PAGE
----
Mormor's Boller

July 15, 2013

Every week, we’re unearthing Heirloom Recipes -- dishes that have made their way from one generation's kitchen to the next.

Today: Emily Vikre (a.k.a. fiveandspice) shares her family's recipe for bollertraditional Norwegian cardamon snack buns.

My mormor, my mother’s mother, grew up in Norway amidst the Nazi occupation of the country during World War II. Her father worked in the government, and while most officials escaped the country and fled to England, he chose to stay with his wife and two young children. Unfortunately, this meant that Nazi soldiers came to their house weekly for an inspection and complete search of the house. One of my mormor’s proudest moments was the day when a Nazi soldier offered her a chocolate bar during a routine inspection. It was mormor’s favorite thing in the world and she missed it desperately -- because of the drained food supply, chocolate was nowhere to be found in Norway. Even so, she looked the soldier in the eye and told him, “no thank you, I don’t like chocolate:" a small but magnificent act of resistance.

Such a childhood, combined with a few other little family scandals, led to my mormor becoming a deeply anxious person. She developed an uncontrollably jumpy wrist that made daily activities like knitting, writing, and cooking an enormous challenge. From almost as soon as she could walk, my mom helped my mormor in the kitchen with tasks like stirring the gravy (almost all Norwegian food involves gravy of some sort) because if mormor tried it, her jumpy wrist would send food flying everywhere.

Cooking in post-war Norway wasn’t exactly easy, anyway. Ingredients were extremely limited: chicken was something you ate once a year, if lucky, and garlic was virtually unheard of. My mom vividly remembers the first time she ever ate pasta, which mormor topped with her improvised version of tomato sauce -- some tomato paste mixed with a cup or two of cream.  Mormor was not one of those powerful grandmothers whose cooking is the stuff of legends, nor was she a bad cook.  She was just a normal woman who cooked meals for her family every single day. Well, with perhaps a few more mishaps than usual.

Maybe it was the way her hand shook, preventing her from kneading properly, or maybe she was too impatient and always killed the yeast, but my mom says that mormor could never get her boller – the traditional Norwegian cardamom snack bun – to rise the way everyone else’s mothers’ did. Mormor’s were always flat and dense.  One day when she finally got the dough to rise a little, she was so excited that she ran out into the yard to call my mother and all the other neighborhood children to come over for snack. The buns still weren’t as fluffy as other women’s, but my mom couldn’t have been prouder of her mother than she was that day.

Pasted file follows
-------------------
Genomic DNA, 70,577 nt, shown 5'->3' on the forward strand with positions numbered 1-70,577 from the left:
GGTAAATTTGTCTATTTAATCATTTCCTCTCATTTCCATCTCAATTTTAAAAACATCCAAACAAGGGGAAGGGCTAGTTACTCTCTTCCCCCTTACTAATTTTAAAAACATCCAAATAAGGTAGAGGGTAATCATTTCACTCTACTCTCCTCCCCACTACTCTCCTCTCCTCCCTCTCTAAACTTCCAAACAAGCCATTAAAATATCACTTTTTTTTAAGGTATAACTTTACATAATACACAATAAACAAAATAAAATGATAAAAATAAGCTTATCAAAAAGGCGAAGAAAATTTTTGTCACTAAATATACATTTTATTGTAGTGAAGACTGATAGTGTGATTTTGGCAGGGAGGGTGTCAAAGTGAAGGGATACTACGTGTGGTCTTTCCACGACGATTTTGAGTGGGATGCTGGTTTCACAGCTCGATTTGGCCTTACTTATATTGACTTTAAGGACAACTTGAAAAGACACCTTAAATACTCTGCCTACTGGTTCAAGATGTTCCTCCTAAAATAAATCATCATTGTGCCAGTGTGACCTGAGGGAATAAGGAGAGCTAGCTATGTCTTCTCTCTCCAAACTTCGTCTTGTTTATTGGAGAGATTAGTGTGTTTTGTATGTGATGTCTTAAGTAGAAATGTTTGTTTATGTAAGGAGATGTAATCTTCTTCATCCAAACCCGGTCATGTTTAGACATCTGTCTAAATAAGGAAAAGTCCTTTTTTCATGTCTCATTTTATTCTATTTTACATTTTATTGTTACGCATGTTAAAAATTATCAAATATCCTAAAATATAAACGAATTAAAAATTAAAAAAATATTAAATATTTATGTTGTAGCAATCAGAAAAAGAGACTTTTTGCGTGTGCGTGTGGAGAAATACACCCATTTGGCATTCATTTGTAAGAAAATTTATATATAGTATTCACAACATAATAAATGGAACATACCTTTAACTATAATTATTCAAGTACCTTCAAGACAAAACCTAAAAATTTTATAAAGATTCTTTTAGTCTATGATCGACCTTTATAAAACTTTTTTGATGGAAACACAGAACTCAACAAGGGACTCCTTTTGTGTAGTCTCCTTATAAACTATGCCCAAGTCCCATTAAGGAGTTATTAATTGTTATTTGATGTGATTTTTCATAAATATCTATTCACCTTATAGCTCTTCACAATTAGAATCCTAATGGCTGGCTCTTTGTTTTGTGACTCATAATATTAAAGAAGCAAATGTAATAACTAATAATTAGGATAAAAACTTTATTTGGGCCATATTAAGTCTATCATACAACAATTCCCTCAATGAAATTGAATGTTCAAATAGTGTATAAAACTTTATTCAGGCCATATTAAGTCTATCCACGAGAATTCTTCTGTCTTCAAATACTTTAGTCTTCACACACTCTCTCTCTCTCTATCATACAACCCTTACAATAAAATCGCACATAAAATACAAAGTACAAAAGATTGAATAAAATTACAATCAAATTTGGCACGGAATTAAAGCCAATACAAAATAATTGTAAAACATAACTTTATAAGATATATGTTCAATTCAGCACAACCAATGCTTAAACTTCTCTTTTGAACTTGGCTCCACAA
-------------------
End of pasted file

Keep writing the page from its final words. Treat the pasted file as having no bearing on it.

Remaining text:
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My mom learned mormor’s boller recipe, but she learned proper technique from her best friend Anne Marie’s mother. My mother’s boller are always as light and lofty as if angels had kneaded them. I learned to bake boller from watching my mother, but for several years when I started trying to make them on my own, my buns turned out more like my mormor’s than my mom’s. They would rise only the tiniest bit and I would present my college friends with trays of doughy cardamom rocks. Happily, I didn’t give up, and with persistence and practice, my boller vastly improved.  Now I can make them without getting a nervous pit in my stomach, and I feel proud to share them with anyone who would like a taste. (They’re still not as good as my mom’s though!)

My mormor died of cancer when I was only five. I don’t remember her much except for some hazy memories of visiting the statue park in Oslo with her, playing on a playground, and splashing in the fountain. Still, I feel like I know her well from the stories my mom tells and from all the many hearty, traditional Norwegian recipes we cook today.

In a few short months my own mother is going to become a grandmother.  I can’t wait to get into the kitchen with her and my little one when he comes, so we can keep passing these recipes along.

Mor's Boller

Makes about 16 to 24, depending on what size you make the buns

2 1/2 cups warm milk, at about 100 to 104° F
1 stick butter, melted
1 cup sugar
2 tablespoons active dry yeast
1 teaspoon salt
2 teaspoons ground cardamom (or 1 teaspoon of freshly ground)
5 1/2 cups all purpose flour (plus more if needed)
1/2 cup raisins (optional)
1 egg, for an egg wash

See the full recipe (and save and print it) here. 

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See what other Food52 readers are saying.

  • ryen
  • Dia Sherman
    Dia Sherman
  • Jenny Maria
    Jenny Maria
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    Matilda Luk
  • Lindsay-Jean Hard